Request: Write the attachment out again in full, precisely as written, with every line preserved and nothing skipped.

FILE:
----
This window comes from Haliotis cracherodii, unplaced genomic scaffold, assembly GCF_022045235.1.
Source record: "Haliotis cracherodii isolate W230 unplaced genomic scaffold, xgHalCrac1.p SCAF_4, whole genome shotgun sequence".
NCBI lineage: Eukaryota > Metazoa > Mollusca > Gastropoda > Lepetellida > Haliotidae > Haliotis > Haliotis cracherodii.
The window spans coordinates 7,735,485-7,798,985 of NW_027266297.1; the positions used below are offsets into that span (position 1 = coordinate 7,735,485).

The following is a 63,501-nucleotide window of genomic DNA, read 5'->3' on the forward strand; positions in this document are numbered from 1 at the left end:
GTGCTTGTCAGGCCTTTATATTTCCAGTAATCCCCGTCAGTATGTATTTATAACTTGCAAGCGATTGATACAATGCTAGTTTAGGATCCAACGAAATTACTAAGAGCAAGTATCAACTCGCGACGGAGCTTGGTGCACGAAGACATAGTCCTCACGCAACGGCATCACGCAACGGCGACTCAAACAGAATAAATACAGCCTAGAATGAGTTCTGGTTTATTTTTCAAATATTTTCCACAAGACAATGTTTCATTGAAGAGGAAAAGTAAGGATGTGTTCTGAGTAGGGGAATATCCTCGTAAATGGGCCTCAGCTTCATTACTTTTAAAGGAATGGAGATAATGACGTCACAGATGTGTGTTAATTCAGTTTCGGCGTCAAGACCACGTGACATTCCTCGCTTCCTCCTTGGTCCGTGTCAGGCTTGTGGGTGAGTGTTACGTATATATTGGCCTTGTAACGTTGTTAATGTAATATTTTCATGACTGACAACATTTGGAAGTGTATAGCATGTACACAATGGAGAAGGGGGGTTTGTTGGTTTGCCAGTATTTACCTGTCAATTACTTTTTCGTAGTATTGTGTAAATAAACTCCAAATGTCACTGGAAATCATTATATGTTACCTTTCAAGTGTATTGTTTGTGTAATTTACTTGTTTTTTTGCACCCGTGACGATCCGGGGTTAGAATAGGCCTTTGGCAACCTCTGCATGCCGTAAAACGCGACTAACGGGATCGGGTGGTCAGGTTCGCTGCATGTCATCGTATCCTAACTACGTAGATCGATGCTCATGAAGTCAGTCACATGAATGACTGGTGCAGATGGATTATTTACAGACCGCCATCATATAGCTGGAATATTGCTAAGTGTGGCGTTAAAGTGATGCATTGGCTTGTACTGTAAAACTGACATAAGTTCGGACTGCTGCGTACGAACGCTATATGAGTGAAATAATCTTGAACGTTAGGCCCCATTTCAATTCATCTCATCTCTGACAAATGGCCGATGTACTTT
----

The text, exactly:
This window comes from Haliotis cracherodii, unplaced genomic scaffold, assembly GCF_022045235.1.
Source record: "Haliotis cracherodii isolate W230 unplaced genomic scaffold, xgHalCrac1.p SCAF_4, whole genome shotgun sequence".
NCBI lineage: Eukaryota > Metazoa > Mollusca > Gastropoda > Lepetellida > Haliotidae > Haliotis > Haliotis cracherodii.
The window spans coordinates 7,735,485-7,798,985 of NW_027266297.1; the positions used below are offsets into that span (position 1 = coordinate 7,735,485).

The following is a 63,501-nucleotide window of genomic DNA, read 5'->3' on the forward strand; positions in this document are numbered from 1 at the left end:
GTGCTTGTCAGGCCTTTATATTTCCAGTAATCCCCGTCAGTATGTATTTATAACTTGCAAGCGATTGATACAATGCTAGTTTAGGATCCAACGAAATTACTAAGAGCAAGTATCAACTCGCGACGGAGCTTGGTGCACGAAGACATAGTCCTCACGCAACGGCATCACGCAACGGCGACTCAAACAGAATAAATACAGCCTAGAATGAGTTCTGGTTTATTTTTCAAATATTTTCCACAAGACAATGTTTCATTGAAGAGGAAAAGTAAGGATGTGTTCTGAGTAGGGGAATATCCTCGTAAATGGGCCTCAGCTTCATTACTTTTAAAGGAATGGAGATAATGACGTCACAGATGTGTGTTAATTCAGTTTCGGCGTCAAGACCACGTGACATTCCTCGCTTCCTCCTTGGTCCGTGTCAGGCTTGTGGGTGAGTGTTACGTATATATTGGCCTTGTAACGTTGTTAATGTAATATTTTCATGACTGACAACATTTGGAAGTGTATAGCATGTACACAATGGAGAAGGGGGGTTTGTTGGTTTGCCAGTATTTACCTGTCAATTACTTTTTCGTAGTATTGTGTAAATAAACTCCAAATGTCACTGGAAATCATTATATGTTACCTTTCAAGTGTATTGTTTGTGTAATTTACTTGTTTTTTTGCACCCGTGACGATCCGGGGTTAGAATAGGCCTTTGGCAACCTCTGCATGCCGTAAAACGCGACTAACGGGATCGGGTGGTCAGGTTCGCTGCATGTCATCGTATCCTAACTACGTAGATCGATGCTCATGAAGTCAGTCACATGAATGACTGGTGCAGATGGATTATTTACAGACCGCCATCATATAGCTGGAATATTGCTAAGTGTGGCGTTAAAGTGATGCATTGGCTTGTACTGTAAAACTGACATAAGTTCGGACTGCTGCGTACGAACGCTATATGAGTGAAATAATCTTGAACGTTAGGCCCCATTTCAATTCATCTCATCTCTGACAAATGGCCGATGTACTTT